Director: Martin Scorsese.
Starring: Robert De Niro, Jodie Foster, Cybill Shepherd, Harvey Keitel. USA 1976. 114 mins.
Nursing various resentments, probably fuelled by a fear of social and sexual failure, Travis Bickle's (De Niro) attention turns to Iris (Foster), a 14-year-old prostitute, and he makes it his mission to save her.
The film's expressionist images eloquently mirror Bickle's sense of the impoverished, tawdry, sometimes menacing New York of the mid-70s as a hell on earth. Scorsese's Palme d'Or winner remains one of the defining American movies of that decade, not only for its bravura flair, but also for the way it points to the troubled urban mood of those times by locating Bickle's psychotic rage in his ill-concealed racism, misogyny and anxieties concerning all-round impotence.
When a tornado rips through Kansas, Dorothy (Judy Garland) and her dog, Toto, are whisked away in their house to the magical land of Oz. They follow the Yellow Brick Road toward the Emerald City to meet the Wizard, and en route they meet a Scarecrow (Ray Bolger) that needs a brain, a Tin Man (Jack Haley) missing a heart, and a Cowardly Lion (Bert Lahr) who wants courage. The wizard asks the group to bring him the broom of the Wicked Witch of the West (Margaret Hamilton) to earn his help.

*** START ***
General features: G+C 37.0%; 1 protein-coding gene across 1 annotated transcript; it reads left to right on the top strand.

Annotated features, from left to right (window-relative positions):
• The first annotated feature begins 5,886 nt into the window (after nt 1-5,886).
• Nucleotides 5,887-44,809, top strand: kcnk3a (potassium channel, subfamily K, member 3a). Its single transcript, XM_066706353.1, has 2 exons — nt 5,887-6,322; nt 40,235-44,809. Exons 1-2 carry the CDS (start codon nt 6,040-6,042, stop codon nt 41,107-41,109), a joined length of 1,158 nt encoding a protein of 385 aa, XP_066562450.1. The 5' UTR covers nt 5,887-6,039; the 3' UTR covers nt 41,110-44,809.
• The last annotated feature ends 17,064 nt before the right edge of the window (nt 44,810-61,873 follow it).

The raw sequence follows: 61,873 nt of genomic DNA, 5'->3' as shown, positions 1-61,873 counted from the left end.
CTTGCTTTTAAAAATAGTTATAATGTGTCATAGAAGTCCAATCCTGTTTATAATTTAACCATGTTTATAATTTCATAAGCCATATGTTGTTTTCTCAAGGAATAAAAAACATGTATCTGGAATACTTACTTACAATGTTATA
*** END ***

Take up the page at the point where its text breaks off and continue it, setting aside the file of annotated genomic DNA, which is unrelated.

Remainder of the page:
From the opening sequence, Orson Welles' first film – the most famous debut in all cinema – is replete with stylistic tropes and flourishes which evoke the German cinema of the '20s and '30s. Long recognised as the ancestor of the modern sound film, the fragmented biography of an American newspaper magnate is as sophisticated in the aural as the visual dimension, marking the most striking technical and stylistic advances since Fritz Lang's M. We present this landmark film in a restored version.